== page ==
To Test or Not to Test

When I found out my son had dyslexia, I had no clue what to do and I couldn’t find very much information about it. Everyone I asked had no idea about dyslexia including my sons pediatrician. But I continued to dig for information. One of the questions I had was how do I go about getting him tested to find out for sure that it’s dyslexia. Now ten years later, I have found many resources that test for dyslexia and I would like to share them with you too.

First the least expensive way is to buy the app Neurolearning. I have talked about this app before on my blog and you can find out more detailed information about it at I wish this app would have been around years ago but is fairly new. Currently it costs $50 for 3 different tests. Once your child has finished the test, you will be given a 20 page report about their strengths and weaknesses. It takes about 45 minutes and it tests from age 7 – adults.

Another way to get testing done is through a nonprofit center. I had my son tested early on through a nonprofit center. It cost between $200-$300 and the testing lasted all day. It did not give me an official diagnosis of dyslexia but it did give me a list of strengths and weaknesses which was very helpful. I did ask the tester if she though he was dyslexic and she said she though he was.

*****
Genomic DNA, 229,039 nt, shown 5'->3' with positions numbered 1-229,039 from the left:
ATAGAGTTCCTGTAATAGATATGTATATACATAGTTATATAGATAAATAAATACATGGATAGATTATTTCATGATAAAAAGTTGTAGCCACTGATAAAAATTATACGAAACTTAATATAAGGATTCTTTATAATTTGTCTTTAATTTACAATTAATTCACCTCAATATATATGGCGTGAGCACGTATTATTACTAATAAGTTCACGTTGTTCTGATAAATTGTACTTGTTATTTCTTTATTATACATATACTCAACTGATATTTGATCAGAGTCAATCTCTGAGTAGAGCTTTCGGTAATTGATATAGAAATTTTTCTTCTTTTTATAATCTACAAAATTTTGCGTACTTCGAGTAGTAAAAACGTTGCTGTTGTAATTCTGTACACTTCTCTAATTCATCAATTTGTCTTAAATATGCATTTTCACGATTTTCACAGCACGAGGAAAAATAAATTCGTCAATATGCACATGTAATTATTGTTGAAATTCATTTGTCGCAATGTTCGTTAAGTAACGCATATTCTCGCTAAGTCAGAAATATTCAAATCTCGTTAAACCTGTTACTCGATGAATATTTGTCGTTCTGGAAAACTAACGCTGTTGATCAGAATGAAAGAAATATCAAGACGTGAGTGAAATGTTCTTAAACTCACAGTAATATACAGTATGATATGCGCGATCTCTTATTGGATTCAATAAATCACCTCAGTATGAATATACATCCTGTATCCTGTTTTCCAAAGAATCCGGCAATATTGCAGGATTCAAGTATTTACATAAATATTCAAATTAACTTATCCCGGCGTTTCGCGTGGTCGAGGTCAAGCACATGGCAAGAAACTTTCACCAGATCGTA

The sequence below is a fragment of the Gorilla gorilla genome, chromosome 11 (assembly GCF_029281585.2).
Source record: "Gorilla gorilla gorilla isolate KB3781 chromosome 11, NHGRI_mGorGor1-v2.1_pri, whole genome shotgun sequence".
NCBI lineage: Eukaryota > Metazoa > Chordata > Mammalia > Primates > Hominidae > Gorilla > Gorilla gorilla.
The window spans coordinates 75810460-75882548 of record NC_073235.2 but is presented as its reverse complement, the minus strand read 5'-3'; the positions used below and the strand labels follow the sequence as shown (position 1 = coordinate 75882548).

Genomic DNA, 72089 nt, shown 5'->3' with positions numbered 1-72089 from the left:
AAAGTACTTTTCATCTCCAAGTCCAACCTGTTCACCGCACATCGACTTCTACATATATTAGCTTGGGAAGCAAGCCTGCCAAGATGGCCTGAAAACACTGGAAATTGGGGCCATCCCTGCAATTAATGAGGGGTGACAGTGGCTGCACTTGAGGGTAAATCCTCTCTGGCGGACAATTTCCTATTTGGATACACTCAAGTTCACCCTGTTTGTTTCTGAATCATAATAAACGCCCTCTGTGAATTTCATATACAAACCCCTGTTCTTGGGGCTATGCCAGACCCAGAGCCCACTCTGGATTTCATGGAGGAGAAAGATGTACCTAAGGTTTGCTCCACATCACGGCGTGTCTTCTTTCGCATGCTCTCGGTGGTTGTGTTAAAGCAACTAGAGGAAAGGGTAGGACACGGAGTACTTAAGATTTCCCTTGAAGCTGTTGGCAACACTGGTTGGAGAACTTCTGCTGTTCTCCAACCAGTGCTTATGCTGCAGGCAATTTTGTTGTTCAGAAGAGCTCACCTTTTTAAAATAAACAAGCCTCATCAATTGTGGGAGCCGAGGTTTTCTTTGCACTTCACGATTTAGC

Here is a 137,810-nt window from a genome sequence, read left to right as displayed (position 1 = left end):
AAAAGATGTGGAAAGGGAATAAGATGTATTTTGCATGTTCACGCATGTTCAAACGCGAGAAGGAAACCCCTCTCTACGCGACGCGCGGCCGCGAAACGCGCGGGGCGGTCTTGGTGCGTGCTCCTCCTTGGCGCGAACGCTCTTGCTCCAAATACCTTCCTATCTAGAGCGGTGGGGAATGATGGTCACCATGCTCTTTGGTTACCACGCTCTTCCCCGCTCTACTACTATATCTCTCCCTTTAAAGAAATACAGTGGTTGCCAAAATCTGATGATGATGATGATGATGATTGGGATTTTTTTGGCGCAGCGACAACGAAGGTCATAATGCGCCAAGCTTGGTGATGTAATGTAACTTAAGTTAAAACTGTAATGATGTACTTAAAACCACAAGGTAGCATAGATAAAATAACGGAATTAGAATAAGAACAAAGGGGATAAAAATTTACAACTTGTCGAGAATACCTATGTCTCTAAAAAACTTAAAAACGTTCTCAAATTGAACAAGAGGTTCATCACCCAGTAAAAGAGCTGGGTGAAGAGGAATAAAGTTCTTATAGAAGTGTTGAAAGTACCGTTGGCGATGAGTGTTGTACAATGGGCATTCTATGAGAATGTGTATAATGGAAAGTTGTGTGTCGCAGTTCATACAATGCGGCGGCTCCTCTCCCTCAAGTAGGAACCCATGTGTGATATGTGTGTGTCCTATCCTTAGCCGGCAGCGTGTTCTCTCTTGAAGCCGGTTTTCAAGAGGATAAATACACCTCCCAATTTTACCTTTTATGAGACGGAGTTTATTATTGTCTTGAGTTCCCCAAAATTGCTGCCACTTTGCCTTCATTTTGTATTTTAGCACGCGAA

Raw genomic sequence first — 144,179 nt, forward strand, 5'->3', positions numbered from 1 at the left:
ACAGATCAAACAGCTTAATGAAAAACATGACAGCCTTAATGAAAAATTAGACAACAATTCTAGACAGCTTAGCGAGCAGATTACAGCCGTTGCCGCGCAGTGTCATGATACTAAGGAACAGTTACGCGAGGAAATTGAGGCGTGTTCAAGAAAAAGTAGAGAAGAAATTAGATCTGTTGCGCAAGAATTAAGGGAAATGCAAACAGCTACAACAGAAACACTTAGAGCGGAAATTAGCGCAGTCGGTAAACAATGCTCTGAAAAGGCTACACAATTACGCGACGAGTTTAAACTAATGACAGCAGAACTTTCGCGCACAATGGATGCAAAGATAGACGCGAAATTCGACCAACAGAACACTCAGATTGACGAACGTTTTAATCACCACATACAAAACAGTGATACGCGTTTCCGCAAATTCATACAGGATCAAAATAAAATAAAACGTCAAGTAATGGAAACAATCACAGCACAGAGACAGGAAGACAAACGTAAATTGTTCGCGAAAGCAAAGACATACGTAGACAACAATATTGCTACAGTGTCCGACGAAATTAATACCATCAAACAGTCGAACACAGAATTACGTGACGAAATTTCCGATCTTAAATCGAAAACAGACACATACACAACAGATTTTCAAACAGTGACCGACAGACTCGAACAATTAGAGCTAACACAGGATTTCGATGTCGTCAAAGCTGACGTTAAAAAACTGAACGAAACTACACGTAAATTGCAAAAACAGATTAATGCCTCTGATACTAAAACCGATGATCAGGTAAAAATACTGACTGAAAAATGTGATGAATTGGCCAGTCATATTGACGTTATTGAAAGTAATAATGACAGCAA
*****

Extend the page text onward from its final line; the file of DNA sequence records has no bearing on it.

You can have testing done through a speech language pathologist. At the time, I did not know any SLPs near me. Most SLPs can not give an official diagnosis of dyslexia but there are a few that can. So if you go this route you will want to ask directly if they can. Sometimes insurance will pay a portion of dyslexia testing and many SLPs do work with insurance so you would need to ask about that too.

You can also have testing done through a Barton Tester. I personally do not do testing even though I am a Certified Barton Tutor. Unfortunately I do not have the time available that it takes to do the testing because it can be a very long process.

I usually recommend this option the most. Some universities do testing like Eastern Michigan University. Their students do the testing but are overseen by their professors. The cost can be minimal ($200 for Eastern) and you get at least a 20 page print off of the evaluations that they do. The testing can take several days and they can tests for dyslexia, dysgraphia, and dyscalculia. The bonus is they also can give an official diagnosis unlike some of the other options. The disadvantage of going this route is that there can be a very long waiting list. Also know that not all universities know how to test for these learning disabilities. I took my son to a local university that was closer to us and they had no idea what they were doing. I finally found out at the end that they didn’t even use the correct tests that are used for testing for dyslexia.

For more information on testing you can visit

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